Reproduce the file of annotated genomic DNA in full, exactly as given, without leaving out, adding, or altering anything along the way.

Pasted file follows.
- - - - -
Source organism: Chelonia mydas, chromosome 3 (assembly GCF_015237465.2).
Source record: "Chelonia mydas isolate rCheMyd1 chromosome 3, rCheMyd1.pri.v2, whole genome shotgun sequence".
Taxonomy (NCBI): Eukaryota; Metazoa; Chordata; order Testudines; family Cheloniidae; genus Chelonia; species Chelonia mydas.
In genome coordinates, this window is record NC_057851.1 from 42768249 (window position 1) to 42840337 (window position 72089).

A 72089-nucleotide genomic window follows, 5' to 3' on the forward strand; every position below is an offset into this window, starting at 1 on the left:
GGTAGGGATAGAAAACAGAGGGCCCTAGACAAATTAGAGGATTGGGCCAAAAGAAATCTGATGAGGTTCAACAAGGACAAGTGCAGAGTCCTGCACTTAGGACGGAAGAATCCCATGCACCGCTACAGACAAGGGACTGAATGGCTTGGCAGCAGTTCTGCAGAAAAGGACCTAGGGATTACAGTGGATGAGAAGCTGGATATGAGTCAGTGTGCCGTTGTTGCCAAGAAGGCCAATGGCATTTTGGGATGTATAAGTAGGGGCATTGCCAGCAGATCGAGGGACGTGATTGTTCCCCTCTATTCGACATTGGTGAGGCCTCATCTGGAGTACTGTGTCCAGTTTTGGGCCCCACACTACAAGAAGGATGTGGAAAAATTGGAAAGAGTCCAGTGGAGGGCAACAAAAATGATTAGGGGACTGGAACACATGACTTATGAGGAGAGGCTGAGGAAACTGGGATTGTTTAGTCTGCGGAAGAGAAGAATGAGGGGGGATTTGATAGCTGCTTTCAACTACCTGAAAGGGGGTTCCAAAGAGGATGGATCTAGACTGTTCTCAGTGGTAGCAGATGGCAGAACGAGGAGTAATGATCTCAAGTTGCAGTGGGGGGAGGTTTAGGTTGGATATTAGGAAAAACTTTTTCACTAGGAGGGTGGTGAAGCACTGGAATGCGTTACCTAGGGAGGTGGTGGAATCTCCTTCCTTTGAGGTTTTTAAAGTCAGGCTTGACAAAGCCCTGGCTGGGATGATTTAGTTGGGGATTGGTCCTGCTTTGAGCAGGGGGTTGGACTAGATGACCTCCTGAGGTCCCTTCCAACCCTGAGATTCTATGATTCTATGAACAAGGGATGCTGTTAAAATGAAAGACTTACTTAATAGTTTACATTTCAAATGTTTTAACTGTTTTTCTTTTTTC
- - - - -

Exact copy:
Source organism: Chelonia mydas, chromosome 3 (assembly GCF_015237465.2).
Source record: "Chelonia mydas isolate rCheMyd1 chromosome 3, rCheMyd1.pri.v2, whole genome shotgun sequence".
Taxonomy (NCBI): Eukaryota; Metazoa; Chordata; order Testudines; family Cheloniidae; genus Chelonia; species Chelonia mydas.
In genome coordinates, this window is record NC_057851.1 from 42768249 (window position 1) to 42840337 (window position 72089).

A 72089-nucleotide genomic window follows, 5' to 3' on the forward strand; every position below is an offset into this window, starting at 1 on the left:
GGTAGGGATAGAAAACAGAGGGCCCTAGACAAATTAGAGGATTGGGCCAAAAGAAATCTGATGAGGTTCAACAAGGACAAGTGCAGAGTCCTGCACTTAGGACGGAAGAATCCCATGCACCGCTACAGACAAGGGACTGAATGGCTTGGCAGCAGTTCTGCAGAAAAGGACCTAGGGATTACAGTGGATGAGAAGCTGGATATGAGTCAGTGTGCCGTTGTTGCCAAGAAGGCCAATGGCATTTTGGGATGTATAAGTAGGGGCATTGCCAGCAGATCGAGGGACGTGATTGTTCCCCTCTATTCGACATTGGTGAGGCCTCATCTGGAGTACTGTGTCCAGTTTTGGGCCCCACACTACAAGAAGGATGTGGAAAAATTGGAAAGAGTCCAGTGGAGGGCAACAAAAATGATTAGGGGACTGGAACACATGACTTATGAGGAGAGGCTGAGGAAACTGGGATTGTTTAGTCTGCGGAAGAGAAGAATGAGGGGGGATTTGATAGCTGCTTTCAACTACCTGAAAGGGGGTTCCAAAGAGGATGGATCTAGACTGTTCTCAGTGGTAGCAGATGGCAGAACGAGGAGTAATGATCTCAAGTTGCAGTGGGGGGAGGTTTAGGTTGGATATTAGGAAAAACTTTTTCACTAGGAGGGTGGTGAAGCACTGGAATGCGTTACCTAGGGAGGTGGTGGAATCTCCTTCCTTTGAGGTTTTTAAAGTCAGGCTTGACAAAGCCCTGGCTGGGATGATTTAGTTGGGGATTGGTCCTGCTTTGAGCAGGGGGTTGGACTAGATGACCTCCTGAGGTCCCTTCCAACCCTGAGATTCTATGATTCTATGAACAAGGGATGCTGTTAAAATGAAAGACTTACTTAATAGTTTACATTTCAAATGTTTTAACTGTTTTTCTTTTTTC